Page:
Democratic winner in Iowa remains unclear
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With 99 percent of precincts reporting, Clinton had 49.9 percent compared to Sanders's 49.6 percent. Her lead had reached 5 percentage points in early results. 
 
The narrow margin means that the two candidates will leave Iowa with almost exactly the same amount of projected delegates. But a victory gives the winner a jolt of positive momentum as the nomination fight moves to New Hampshire. 
 
Who that winner is may not be easily determined or decided without a challenge. Early Tuesday morning, Sanders's campaign told The Hill that the party did not send impartial staffers to 90 caucus sites and is now reaching out to candidates for help reporting the data. The party denied that allegation, but it may set up a dispute that could keep the outcome of the race in question for some time to come.
 
With the results still in flux, Clinton gave an upbeat speech late Monday night that avoided a direct proclamation of victory. Earlier in the evening, the campaign told MSNBC that it was declaring victory, something most media organizations were unwilling to do, given the tight race. 
 
In her speech, Clinton said she was "breathing a big sigh of relief" and thanked her Iowa supporters.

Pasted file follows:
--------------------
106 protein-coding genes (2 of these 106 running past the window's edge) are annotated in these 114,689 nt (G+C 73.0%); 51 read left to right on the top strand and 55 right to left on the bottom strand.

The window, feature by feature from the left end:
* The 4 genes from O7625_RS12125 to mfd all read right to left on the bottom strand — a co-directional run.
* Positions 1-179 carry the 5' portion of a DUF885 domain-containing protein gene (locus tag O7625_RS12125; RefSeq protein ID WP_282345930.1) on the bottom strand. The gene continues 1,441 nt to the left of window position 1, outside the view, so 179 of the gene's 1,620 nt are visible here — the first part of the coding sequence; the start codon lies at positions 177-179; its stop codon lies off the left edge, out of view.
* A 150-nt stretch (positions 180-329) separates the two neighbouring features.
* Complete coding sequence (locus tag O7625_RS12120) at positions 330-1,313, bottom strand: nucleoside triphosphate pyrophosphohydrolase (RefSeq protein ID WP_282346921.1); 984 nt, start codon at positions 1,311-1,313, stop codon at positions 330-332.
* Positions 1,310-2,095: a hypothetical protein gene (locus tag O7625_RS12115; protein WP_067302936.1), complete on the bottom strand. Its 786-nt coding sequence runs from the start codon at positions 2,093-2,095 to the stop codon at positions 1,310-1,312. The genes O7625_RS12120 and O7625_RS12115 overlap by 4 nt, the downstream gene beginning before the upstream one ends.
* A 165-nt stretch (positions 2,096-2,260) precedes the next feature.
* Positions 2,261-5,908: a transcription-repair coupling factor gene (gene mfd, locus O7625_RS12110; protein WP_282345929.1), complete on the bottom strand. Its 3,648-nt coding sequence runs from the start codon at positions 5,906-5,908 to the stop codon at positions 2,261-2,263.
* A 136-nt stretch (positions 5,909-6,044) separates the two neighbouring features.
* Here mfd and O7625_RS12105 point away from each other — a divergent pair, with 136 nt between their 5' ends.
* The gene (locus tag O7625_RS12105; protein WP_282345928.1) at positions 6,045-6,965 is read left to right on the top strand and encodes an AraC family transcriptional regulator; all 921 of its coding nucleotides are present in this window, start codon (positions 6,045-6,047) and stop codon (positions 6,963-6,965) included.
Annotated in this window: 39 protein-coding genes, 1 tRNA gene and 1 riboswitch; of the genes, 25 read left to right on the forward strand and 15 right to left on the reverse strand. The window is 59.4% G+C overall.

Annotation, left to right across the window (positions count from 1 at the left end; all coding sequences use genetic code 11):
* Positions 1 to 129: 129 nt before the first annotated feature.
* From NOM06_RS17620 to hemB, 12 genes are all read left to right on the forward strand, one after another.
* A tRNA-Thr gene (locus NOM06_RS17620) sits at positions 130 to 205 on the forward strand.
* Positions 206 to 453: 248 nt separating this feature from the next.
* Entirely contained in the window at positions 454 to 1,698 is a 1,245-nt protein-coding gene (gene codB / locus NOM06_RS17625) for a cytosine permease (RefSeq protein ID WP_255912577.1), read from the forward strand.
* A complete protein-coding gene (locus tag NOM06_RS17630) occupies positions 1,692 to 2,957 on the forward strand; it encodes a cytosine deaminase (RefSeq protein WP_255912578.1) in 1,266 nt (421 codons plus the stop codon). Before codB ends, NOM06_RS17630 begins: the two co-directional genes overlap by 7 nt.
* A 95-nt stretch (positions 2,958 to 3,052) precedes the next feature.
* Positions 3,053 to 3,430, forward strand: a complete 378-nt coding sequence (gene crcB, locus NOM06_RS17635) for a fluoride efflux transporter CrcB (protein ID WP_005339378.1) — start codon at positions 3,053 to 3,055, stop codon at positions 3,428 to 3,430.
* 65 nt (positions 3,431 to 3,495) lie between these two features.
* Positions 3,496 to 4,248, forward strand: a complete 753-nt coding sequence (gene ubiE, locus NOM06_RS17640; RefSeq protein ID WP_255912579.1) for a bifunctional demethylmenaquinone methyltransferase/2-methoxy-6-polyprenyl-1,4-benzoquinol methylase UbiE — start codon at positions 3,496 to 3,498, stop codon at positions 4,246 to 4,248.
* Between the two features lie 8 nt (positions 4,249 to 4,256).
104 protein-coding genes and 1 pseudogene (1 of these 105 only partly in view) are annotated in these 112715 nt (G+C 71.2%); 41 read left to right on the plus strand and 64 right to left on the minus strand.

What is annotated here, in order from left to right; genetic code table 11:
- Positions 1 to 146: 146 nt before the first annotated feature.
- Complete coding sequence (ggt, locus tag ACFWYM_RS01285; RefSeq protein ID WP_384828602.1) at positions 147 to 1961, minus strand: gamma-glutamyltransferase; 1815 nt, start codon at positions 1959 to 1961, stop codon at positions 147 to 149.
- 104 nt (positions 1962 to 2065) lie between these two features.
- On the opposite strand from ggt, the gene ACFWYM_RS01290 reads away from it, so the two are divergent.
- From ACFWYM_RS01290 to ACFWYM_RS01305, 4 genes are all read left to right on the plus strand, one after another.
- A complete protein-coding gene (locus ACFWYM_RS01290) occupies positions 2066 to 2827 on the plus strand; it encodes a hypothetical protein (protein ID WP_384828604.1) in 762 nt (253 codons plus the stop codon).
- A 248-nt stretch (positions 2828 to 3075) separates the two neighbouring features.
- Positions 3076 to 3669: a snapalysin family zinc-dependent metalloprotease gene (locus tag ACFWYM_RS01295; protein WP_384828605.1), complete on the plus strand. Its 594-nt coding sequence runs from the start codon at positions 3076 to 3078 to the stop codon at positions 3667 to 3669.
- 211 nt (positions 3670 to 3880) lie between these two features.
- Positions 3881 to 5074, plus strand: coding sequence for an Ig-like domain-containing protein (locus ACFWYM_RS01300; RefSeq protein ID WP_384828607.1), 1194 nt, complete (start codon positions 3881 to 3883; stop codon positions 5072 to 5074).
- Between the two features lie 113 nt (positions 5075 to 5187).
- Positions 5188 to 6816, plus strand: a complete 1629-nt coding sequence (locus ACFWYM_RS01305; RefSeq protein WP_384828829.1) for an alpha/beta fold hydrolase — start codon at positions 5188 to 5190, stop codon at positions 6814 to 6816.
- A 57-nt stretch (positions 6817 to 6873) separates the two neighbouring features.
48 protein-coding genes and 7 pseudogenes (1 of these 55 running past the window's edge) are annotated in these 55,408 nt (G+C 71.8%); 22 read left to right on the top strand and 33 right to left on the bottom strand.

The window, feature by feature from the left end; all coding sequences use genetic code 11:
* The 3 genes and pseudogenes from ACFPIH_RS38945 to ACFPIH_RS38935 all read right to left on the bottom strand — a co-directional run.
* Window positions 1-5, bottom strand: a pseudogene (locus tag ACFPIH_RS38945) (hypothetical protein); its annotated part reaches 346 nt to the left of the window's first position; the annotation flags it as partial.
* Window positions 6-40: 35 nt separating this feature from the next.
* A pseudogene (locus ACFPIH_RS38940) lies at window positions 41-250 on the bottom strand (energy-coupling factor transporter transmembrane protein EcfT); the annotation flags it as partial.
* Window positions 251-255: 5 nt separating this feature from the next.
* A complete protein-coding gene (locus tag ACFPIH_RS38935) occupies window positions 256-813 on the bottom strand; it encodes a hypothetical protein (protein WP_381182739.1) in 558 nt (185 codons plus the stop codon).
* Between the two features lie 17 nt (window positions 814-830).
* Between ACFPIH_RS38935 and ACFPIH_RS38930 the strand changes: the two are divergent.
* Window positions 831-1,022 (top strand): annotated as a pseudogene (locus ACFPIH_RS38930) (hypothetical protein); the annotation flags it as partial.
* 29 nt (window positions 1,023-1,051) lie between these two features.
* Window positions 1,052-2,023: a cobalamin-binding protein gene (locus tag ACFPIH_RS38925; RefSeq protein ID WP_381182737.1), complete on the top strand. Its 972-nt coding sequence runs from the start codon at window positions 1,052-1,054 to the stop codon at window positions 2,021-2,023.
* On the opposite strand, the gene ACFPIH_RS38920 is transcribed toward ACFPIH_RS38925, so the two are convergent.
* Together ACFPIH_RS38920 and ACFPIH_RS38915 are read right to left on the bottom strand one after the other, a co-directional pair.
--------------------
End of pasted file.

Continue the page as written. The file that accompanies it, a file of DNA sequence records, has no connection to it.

"I am excited about really getting into the debate with Sen. Sanders about the best way forward to fight for us and America," she said. 
 
After her speech, Clinton tweeted:
Sanders reportedly delayed leaving the state for New Hampshire because of the close results.
 
Speaking shortly after Clinton gave her speech, Sanders thanked his enthusiastic crowd of supporters.
 
Noting that he had “no political organization, no money, no  name recognition” and was “taking on the most powerful political organization in the United States of America…while the results are still not known, it looks like we are in a virtual tie.
 
To chants of “Bernie, Bernie,” the Vermont senator added: "It looks like we’ll have about half of the Iowa delegates."
 
He, too, tweeted:
Former Maryland Gov. Martin O'Malley's suspended his campaign during a post-caucus speech after hovering around 0.5 percent support.
 
Those results are raw votes. The percentages instead represent projected state delegates that each candidate is winning from the more than 1,000 precincts across the state. Each precinct awards a handful of delegates to candidates based on the local results.  
 
The Democratic caucus process does not include a recount provision, a Democratic aide told The Hill. That's because the Democrats don't use paper ballots like the Republicans, as supporters pick their candidates by physically moving to a certain space within the precinct room.
 
Since Clinton has a large lead among superdelegates and minority delegates, a Cook Political report released this month estimated that Sanders would have to more than double Clinton's delegate haul in Iowa to remain on track for victory. So as the two appear to head toward an even split, it's unclear whether Sanders can leverage the strong finish to cut into Clinton's leads in most state polls.
 
Coming into Monday night's caucuses, Clinton held a slight edge in polling, but Sanders showed momentum. Two months ago, the former first lady had a double-digit lead.